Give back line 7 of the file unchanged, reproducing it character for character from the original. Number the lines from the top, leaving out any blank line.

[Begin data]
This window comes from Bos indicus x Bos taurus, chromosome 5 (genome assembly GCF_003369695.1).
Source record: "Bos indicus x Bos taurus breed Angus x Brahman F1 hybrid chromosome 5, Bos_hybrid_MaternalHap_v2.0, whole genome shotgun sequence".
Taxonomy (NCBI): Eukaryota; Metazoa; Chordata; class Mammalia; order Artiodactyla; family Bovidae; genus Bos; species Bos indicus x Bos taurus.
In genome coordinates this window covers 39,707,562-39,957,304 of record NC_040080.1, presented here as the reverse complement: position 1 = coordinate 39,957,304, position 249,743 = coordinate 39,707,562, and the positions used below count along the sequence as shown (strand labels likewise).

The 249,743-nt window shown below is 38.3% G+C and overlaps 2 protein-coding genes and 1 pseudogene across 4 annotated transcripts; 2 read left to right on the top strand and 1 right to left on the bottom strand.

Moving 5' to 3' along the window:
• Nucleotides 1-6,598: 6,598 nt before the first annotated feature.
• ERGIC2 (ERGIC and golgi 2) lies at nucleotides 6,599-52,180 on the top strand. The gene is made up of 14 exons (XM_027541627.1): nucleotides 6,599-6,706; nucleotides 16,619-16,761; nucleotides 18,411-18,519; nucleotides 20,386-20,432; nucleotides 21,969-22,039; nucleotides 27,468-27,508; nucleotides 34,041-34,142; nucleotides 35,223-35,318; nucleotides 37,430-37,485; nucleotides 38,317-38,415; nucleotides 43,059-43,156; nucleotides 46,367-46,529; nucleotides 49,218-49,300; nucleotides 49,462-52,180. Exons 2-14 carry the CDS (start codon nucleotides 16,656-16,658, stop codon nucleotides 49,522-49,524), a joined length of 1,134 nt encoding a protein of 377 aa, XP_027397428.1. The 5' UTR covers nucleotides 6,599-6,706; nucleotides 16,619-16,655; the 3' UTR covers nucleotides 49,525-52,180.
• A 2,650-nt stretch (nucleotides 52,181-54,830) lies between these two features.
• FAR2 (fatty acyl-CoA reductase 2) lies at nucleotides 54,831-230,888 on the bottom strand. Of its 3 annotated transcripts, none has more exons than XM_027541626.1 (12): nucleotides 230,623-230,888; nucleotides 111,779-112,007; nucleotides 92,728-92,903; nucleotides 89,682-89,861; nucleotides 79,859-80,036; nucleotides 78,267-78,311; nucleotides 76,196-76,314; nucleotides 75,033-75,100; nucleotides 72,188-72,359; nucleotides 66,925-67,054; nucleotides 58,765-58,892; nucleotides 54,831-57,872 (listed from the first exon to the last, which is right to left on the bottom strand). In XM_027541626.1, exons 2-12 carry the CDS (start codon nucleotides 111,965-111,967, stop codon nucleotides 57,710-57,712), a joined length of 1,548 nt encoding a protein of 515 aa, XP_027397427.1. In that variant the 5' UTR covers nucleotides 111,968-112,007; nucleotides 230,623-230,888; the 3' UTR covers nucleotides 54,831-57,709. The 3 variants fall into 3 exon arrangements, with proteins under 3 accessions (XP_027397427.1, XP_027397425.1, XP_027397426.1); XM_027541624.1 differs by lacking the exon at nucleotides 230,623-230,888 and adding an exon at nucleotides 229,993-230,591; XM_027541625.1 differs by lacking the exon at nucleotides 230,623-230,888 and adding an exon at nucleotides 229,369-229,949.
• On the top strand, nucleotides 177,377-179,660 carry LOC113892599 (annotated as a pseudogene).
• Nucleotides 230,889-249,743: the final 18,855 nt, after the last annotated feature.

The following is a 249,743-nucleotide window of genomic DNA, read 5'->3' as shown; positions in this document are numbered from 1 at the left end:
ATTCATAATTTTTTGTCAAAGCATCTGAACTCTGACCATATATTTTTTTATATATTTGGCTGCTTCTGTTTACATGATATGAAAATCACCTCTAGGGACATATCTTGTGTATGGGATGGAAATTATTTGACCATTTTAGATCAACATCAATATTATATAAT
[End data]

• Nucleotides 1-6,598: 6,598 nt before the first annotated feature.